The opening moments of “Cause and Effect,” the first track, set the tone: A tough, almost steely unison statement from flutist Mitchell, saxist David Boykin, trumpeter David Young, guitarist Jeff Parker and the tightly wound Black Earth Ensemble rhythm section brightens into an angular, almost playful boppish line. This is a declaration of purpose: There’s joy and dance here, but the underlying message is one of resolute strength and empowerment. Like Max Roach’s, Nicole Mitchell’s music is infused with a spirit of liberation that transcends ideology but must be received to truly immerse oneself in the message of the music.
Few flutists can summon the variety of tones, textures, emotional realms and degrees of light from the instrument that Mitchell can: alternately eider-down tender, knifelike, declamatory and spiritually seeking, her sound—and the fearless way in which she prods her melodic ideas into new, unexpected directions—sometimes seems to invoke virtually the entire range of human possibilities over the course of a solo. Young’s trumpet can sometimes seem uncompromisingly brash, but there’s an underlying tenderness beneath even his harshest statements. Boykin’s tenor sax dances with leonine grace, whether he’s hewing closely to a melody or shattering it into kaleidoscopic shards and then reassembling it in new forms. Again, the politics of the music is clear: new beauty may be achieved through tearing down the old, but the reassembly process takes discipline, vision and commitment.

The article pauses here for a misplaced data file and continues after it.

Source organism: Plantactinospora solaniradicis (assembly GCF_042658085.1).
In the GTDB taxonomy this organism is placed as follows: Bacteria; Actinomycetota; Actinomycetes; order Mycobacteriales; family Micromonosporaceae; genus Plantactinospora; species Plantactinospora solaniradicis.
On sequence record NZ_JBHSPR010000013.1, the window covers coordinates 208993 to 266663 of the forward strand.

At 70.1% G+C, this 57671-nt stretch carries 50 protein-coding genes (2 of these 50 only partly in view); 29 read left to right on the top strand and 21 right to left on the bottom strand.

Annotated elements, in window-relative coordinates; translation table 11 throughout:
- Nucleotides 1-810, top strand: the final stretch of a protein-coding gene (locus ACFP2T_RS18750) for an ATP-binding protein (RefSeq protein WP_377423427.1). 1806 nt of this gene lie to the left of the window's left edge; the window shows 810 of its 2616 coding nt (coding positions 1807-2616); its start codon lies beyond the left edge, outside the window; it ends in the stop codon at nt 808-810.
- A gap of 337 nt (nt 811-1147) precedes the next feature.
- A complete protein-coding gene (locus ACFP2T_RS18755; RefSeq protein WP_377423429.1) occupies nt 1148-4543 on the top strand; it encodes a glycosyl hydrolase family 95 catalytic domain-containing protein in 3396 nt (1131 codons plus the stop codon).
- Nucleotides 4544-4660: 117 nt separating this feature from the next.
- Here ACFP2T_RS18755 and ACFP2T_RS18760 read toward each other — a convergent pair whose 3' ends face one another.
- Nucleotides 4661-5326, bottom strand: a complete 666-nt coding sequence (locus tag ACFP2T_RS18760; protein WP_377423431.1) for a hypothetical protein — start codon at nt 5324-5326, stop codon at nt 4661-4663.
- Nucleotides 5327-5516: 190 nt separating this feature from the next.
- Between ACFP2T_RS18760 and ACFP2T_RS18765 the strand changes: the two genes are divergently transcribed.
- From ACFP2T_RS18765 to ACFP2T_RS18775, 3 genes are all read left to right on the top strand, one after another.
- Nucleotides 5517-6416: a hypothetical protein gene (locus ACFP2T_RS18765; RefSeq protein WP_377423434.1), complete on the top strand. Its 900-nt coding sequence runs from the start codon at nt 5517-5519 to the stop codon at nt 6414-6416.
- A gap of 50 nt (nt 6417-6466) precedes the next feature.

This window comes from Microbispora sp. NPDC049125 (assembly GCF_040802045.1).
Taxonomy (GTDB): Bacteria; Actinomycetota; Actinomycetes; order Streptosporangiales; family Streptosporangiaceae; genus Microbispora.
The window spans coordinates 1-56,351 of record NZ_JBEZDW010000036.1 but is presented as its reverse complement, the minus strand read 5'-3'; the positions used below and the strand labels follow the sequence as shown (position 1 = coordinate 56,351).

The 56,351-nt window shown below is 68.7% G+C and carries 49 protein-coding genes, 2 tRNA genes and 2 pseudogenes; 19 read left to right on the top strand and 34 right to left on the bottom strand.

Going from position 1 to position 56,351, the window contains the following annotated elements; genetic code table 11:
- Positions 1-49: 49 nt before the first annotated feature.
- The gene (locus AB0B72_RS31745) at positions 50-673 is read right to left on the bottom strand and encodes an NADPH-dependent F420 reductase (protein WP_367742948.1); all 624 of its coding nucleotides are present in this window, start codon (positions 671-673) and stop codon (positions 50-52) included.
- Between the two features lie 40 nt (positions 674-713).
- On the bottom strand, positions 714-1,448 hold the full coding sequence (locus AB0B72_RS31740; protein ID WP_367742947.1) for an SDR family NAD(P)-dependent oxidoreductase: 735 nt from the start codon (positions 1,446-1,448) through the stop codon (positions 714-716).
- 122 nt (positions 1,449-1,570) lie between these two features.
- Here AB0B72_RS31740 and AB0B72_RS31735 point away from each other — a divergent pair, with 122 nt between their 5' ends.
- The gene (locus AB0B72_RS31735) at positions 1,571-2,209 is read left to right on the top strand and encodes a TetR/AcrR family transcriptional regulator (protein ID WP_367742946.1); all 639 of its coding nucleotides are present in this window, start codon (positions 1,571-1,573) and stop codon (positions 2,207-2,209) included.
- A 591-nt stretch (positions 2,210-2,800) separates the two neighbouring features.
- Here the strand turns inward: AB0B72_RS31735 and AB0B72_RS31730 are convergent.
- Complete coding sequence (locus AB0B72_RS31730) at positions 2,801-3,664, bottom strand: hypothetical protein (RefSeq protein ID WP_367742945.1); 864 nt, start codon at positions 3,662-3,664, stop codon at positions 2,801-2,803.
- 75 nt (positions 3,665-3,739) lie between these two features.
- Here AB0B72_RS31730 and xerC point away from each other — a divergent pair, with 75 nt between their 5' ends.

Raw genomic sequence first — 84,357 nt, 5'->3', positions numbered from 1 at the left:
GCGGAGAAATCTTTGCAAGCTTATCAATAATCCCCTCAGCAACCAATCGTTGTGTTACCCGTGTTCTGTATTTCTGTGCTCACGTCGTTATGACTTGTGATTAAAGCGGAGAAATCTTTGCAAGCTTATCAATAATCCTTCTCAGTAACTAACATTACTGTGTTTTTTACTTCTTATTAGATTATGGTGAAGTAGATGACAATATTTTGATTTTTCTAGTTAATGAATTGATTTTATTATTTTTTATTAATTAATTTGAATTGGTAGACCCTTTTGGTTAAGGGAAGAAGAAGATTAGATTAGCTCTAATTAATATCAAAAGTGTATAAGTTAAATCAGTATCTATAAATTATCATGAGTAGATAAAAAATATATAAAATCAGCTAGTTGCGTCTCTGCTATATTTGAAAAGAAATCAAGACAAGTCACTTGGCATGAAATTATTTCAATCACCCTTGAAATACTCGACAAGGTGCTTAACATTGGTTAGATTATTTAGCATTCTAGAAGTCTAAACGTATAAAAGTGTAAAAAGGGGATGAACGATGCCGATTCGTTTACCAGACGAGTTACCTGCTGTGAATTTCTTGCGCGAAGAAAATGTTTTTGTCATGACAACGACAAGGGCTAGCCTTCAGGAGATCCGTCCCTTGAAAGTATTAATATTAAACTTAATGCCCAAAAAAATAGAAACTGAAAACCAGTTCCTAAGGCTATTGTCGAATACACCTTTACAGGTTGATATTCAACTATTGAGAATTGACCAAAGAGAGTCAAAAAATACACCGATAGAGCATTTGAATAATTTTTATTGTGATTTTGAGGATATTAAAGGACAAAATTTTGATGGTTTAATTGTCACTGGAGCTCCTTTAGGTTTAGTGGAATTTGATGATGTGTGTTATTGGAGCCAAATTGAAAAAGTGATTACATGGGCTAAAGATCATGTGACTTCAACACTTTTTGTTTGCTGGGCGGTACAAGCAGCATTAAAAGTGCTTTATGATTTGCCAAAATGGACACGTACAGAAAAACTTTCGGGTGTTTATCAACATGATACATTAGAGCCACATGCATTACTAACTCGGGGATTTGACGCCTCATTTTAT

This is an “ensemble” in the truest sense: duties, responsibilities and even inspiration are shared, passed back and forth, and collectively nurtured. Guitarist Jeff Parker’s leads, ranging from mellow-toned murmurs to Sharrock-esque barbed-wire fusillades, seem to both propel and respond to Marcus Evans’ drum work and bassist Josh Abrams’ steadfast yet supple grounding. Cellist Tomeka Reid lays down extended arco lines, often imbued with a mournful stateliness, even a solemnity, that provide both a musical and emotional anchor for the others (too bad, though, that her nimble-fingered solo chops weren’t showcased more extensively). Vocalist Ugochi Nwaogwugwu is in command of an impressive array of timbral textures, as well as a tightly controlled intonation capable of handling the toughest challenges Mitchell’s melodies can throw at her. The entire performance segues effortlessly between group and individual statements; what might be juxtaposed or at odds in life can be resolved in music and ritual. This is, of course, a profoundly Africanist notion, and it provides yet another important insight into the deeper meaning of what Mitchell and the Black Earth Ensemble are about.